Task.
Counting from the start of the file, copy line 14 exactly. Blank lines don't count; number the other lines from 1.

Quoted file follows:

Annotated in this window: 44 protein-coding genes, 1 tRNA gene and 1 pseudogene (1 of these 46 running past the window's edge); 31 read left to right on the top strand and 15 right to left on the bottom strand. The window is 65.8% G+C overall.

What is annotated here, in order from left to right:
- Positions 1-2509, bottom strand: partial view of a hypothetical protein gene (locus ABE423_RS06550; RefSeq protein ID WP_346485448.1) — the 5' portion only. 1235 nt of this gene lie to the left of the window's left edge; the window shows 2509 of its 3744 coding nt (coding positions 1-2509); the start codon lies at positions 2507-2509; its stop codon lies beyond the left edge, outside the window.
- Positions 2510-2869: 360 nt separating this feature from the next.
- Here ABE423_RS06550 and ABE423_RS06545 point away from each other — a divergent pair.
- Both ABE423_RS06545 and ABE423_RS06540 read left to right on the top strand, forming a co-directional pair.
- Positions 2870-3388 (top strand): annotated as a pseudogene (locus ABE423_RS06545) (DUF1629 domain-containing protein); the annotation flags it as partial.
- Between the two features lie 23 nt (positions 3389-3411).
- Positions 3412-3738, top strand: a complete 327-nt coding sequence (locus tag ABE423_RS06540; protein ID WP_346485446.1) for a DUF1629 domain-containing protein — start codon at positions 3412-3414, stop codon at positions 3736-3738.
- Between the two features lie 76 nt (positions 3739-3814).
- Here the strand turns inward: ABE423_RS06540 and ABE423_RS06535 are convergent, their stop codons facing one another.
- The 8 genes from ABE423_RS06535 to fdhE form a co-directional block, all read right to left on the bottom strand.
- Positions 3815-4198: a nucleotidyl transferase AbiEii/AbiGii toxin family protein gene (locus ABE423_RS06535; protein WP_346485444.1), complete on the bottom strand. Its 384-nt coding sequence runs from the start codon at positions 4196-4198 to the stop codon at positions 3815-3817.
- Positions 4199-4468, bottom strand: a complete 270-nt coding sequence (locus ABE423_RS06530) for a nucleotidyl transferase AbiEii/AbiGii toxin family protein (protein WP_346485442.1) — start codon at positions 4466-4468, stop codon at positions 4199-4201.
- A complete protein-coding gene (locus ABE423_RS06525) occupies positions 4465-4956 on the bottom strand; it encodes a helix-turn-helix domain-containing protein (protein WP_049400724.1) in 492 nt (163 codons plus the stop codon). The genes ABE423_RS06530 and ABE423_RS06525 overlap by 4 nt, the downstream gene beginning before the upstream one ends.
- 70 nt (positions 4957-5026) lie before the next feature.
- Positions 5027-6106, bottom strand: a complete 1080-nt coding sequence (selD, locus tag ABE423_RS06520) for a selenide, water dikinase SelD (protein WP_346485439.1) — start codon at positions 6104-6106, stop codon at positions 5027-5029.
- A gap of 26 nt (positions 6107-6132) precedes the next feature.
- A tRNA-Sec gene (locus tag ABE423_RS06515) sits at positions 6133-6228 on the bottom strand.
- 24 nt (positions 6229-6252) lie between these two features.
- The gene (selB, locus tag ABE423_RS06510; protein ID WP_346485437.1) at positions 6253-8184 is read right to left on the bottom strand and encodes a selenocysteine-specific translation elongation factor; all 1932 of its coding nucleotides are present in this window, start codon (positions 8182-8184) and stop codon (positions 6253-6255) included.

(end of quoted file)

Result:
- Positions 4199-4468, bottom strand: a complete 270-nt coding sequence (locus ABE423_RS06530) for a nucleotidyl transferase AbiEii/AbiGii toxin family protein (protein WP_346485442.1) — start codon at positions 4466-4468, stop codon at positions 4199-4201.